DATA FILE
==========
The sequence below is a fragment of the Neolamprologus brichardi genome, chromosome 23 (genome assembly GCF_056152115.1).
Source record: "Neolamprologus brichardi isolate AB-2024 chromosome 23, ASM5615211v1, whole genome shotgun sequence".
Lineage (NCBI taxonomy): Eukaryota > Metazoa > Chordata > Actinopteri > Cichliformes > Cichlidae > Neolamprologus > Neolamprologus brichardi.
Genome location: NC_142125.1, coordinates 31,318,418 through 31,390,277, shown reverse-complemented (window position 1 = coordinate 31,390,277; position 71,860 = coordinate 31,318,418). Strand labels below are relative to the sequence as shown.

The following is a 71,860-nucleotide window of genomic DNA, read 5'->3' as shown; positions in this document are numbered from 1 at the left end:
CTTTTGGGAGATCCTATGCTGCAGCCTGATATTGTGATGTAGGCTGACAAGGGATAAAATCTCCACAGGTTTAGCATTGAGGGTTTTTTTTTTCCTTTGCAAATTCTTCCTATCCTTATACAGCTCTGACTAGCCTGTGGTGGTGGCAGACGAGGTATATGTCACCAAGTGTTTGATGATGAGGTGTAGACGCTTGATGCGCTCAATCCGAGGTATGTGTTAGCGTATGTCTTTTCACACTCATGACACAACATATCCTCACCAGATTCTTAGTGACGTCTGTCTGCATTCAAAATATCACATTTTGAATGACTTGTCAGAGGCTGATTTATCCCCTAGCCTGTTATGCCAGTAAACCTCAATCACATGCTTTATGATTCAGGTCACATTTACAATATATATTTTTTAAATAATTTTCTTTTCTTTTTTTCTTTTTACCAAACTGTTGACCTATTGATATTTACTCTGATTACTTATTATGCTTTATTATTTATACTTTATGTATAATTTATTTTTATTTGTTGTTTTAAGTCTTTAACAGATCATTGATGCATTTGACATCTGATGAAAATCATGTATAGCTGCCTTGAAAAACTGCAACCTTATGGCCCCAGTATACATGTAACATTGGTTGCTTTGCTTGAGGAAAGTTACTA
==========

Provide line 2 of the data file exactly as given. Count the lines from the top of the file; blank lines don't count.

Source record: "Neolamprologus brichardi isolate AB-2024 chromosome 23, ASM5615211v1, whole genome shotgun sequence".